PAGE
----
ENTERTAINMENT WEEKLY: What drove you to write Control the Crazy?
VINNY GUADAGNINO: I’ve been writing this book and putting this program together in my head for a while now. I’ve always wanted to help people that have been through the same thing I have or been through anything hard in their lives. It helps me when I help people. I’ve been putting it together for a long time, and making an outline and putting the small pieces together but then it wasn’t until I realized when I was going to have this moment when I left and everyone would actually see what I’m going through. Once it was put in the spotlight I said, “You know what? Now’s a great opportunity.” People get it, they’ll relate to it, and they know if they want to seek help or read a self-help book that they can relate to, then now’s the perfect time to let it out. READ FULL STORY

John Irving on sexual identity and why he hates being asked if his work is autobiographical

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John Irving, who turns 70 this year, will publish his latest novel on May 8. In One Person tells the story of Billy Abbott, a bisexual man who struggles with his identity and attraction to men, women, and transgendered individuals as the world changes around him. EW spoke to Irving to find out what we can expect of his highly anticipated novel, and you can find more from the interview in the current issue of the magazine, which is on stands tomorrow. In the meantime, see below for a single response from that interview about a question that gets him riled up. He sounds off about the limited imagination of today’s reading audience and his own complicated sexual history. READ FULL STORY

'Walking Dead' creator Robert Kirkman talks about his new comic, 'Thief of Thieves'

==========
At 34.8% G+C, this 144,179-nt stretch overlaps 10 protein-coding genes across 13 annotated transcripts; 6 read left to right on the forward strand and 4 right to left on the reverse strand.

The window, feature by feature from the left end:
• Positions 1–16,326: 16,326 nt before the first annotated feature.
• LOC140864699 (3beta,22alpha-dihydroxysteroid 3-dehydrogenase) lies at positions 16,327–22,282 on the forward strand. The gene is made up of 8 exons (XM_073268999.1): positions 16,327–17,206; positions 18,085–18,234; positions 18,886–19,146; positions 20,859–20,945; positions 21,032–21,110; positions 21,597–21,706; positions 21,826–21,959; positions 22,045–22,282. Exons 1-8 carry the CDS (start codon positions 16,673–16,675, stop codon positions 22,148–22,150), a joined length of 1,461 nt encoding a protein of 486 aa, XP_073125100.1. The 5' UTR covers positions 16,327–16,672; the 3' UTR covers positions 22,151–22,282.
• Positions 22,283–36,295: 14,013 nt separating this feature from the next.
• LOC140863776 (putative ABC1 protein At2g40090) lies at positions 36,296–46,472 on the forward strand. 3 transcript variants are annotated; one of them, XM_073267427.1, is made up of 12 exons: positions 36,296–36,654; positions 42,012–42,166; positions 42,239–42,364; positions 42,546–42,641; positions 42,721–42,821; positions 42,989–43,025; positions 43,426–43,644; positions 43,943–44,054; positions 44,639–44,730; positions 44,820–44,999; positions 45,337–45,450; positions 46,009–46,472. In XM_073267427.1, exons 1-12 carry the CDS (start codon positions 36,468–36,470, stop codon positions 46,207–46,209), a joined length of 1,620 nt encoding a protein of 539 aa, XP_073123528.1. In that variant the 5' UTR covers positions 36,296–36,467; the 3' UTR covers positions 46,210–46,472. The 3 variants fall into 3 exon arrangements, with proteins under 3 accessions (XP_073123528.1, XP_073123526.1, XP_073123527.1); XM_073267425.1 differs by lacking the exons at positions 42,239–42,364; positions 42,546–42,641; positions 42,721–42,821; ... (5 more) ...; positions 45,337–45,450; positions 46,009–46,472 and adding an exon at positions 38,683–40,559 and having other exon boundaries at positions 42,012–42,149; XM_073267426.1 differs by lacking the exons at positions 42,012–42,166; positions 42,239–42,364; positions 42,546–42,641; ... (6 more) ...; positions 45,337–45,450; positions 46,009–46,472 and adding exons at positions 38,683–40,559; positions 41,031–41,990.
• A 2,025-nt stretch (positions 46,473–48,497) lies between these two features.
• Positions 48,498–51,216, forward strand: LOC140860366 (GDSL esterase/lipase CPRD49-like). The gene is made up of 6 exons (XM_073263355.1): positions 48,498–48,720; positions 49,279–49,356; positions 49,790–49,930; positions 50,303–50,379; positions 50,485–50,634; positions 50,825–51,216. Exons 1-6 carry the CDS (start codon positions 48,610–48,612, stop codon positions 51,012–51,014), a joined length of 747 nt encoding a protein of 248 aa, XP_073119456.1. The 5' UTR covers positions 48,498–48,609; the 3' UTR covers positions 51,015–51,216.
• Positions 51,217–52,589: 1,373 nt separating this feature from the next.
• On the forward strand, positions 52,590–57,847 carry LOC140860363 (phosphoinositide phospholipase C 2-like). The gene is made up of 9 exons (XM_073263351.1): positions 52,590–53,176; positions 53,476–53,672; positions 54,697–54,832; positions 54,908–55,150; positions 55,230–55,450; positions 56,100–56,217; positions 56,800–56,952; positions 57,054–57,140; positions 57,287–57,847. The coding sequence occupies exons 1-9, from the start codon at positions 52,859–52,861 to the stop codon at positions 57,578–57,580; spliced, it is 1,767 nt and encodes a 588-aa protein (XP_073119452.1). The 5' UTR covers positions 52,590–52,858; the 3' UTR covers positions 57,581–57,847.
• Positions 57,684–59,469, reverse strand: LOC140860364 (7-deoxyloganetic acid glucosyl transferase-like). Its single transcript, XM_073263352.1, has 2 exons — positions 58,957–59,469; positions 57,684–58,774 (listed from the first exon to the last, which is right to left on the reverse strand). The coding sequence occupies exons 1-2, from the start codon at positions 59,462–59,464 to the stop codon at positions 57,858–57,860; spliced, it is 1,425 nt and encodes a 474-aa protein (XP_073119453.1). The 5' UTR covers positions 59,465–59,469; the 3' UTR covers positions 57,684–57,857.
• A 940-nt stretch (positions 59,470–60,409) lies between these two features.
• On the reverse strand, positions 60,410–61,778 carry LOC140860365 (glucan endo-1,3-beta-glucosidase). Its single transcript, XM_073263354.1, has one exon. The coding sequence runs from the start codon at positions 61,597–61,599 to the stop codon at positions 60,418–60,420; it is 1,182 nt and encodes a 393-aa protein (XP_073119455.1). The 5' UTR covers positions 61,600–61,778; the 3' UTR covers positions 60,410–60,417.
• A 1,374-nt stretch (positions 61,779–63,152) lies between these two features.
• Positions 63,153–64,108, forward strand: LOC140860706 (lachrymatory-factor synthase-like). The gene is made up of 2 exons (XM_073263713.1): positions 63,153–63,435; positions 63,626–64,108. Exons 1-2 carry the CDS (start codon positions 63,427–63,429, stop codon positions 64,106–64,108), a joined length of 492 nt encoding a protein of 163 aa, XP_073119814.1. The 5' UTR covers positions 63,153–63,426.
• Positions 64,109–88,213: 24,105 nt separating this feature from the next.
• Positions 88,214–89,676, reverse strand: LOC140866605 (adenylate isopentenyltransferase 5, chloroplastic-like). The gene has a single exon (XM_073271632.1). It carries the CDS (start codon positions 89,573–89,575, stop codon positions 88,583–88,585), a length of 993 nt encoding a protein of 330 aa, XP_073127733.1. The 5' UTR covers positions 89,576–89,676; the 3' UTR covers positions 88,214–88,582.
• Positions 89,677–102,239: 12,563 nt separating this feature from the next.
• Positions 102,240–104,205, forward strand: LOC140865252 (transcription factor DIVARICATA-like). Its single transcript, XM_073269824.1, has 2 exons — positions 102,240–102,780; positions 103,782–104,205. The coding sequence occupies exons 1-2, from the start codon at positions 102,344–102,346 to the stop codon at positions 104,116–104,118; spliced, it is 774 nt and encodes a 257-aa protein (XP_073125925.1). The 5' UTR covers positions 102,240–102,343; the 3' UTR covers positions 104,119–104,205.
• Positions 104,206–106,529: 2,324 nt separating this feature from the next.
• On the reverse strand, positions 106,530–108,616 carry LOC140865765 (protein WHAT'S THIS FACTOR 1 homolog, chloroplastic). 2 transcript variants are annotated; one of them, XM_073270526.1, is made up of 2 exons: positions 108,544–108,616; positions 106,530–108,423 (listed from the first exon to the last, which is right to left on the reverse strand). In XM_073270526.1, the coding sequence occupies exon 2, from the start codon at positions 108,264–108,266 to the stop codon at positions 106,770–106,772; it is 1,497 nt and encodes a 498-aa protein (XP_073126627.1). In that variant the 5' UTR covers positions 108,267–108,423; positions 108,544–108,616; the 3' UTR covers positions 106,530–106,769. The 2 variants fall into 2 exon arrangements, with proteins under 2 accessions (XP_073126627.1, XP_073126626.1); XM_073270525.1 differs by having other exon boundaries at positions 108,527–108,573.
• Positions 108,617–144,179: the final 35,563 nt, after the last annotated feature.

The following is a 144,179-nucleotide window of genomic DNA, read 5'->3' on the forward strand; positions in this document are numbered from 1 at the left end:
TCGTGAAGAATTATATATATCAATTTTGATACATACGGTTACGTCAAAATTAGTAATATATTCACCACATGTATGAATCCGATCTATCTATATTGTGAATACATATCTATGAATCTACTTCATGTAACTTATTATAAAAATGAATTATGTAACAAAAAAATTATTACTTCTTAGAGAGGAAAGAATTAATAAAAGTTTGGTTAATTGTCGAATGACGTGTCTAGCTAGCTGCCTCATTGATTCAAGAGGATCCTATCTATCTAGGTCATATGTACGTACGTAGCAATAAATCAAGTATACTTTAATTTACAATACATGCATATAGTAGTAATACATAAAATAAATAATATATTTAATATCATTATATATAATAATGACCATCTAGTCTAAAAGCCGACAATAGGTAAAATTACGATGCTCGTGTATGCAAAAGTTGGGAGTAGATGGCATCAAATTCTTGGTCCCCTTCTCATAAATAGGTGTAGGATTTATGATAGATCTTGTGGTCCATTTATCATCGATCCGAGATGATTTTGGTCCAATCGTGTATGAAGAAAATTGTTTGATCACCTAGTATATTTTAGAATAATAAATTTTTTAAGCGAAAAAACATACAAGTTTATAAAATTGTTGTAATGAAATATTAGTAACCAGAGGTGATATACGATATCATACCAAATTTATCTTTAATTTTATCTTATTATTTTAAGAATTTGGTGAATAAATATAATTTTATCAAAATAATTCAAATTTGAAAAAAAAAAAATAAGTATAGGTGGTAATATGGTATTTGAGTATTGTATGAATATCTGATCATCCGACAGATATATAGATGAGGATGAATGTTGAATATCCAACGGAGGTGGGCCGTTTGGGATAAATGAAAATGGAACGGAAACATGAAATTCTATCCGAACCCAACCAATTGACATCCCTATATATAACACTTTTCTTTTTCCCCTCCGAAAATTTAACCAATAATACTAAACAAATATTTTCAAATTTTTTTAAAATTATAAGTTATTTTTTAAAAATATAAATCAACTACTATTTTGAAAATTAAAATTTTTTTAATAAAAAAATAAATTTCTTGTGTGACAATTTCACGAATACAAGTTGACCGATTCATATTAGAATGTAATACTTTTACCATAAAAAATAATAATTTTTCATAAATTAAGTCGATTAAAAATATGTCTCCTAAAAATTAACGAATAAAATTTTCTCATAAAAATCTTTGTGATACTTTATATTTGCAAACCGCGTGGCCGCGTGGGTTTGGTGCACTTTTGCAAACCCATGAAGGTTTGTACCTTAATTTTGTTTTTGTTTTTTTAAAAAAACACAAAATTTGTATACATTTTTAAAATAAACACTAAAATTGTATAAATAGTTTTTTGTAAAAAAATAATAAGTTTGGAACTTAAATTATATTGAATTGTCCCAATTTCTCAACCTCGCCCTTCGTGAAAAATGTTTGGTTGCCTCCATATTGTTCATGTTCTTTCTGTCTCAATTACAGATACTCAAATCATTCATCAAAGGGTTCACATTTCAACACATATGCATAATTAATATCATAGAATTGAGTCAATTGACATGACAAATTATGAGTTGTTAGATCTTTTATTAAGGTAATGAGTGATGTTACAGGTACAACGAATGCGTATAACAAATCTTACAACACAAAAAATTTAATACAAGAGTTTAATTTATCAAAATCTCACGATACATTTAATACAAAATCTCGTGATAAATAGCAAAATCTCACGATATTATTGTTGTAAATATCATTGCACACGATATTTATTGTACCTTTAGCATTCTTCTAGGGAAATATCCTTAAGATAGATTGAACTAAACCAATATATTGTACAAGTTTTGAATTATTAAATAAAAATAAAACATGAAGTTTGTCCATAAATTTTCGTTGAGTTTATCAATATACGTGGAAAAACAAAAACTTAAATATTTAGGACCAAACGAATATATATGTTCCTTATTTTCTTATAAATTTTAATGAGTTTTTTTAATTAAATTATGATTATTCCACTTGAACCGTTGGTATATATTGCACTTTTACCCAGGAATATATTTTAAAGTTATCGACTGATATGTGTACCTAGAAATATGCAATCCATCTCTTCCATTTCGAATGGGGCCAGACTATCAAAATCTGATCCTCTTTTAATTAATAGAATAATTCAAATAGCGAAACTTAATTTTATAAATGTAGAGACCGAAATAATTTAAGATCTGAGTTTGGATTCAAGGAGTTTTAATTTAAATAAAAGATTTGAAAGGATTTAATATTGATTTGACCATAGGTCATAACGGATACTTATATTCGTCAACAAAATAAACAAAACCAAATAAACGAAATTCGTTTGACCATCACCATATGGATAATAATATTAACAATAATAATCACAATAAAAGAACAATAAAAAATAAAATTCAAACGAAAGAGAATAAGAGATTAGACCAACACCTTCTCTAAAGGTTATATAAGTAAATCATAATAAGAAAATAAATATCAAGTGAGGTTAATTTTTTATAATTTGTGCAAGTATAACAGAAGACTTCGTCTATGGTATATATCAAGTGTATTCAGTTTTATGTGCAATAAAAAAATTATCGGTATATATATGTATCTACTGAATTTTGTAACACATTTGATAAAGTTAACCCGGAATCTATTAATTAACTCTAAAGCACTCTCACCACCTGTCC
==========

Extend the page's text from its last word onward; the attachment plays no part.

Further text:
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When Shelf Life points out to Robert Kirkman that he is best known for writing comics about zombies, superheroes, and dinosaurs, the scribe guffaws. Why? “I’m laughing at the absurdity of my life,” says the man responsible for penning Invincible, Super Dinosaur, and, yes, a little post-apocalyptic zombie series called The Walking Dead.

Kirkman’s new project, Thief of Thieves, is an attempt to make his life a little less absurd. “It’s going to be very grounded in the real world,” he says of the comic, which hits shelves Feb. 8. “No zombies, no space aliens, no superheroes. It’s just going to be real human characters doing somewhat horrible things to each other.”

ENTERTAINMENT WEEKLY: So what else can you tell us about Thief of Thieves?
ROBERT KIRKMAN: Well, it’s a fine comic book, if I do say so myself. It’s somewhat of a crime-caper comic about a professional thief named Conrad Paulson. He is one of the greatest thieves who’s ever lived, but he’s gotten to a point in his life where he realizes that he’s chosen his professional life over his family life and greatly regrets that. He’s got an adult son who is kind of following in his footsteps but doing a horrible job, and he has an estranged wife that he is still very much in love with. Our story picks up when he is trying to turn his back on his profession and rekindle his relationship with his wife and trying to fix his son’s horrible predicament. READ FULL STORY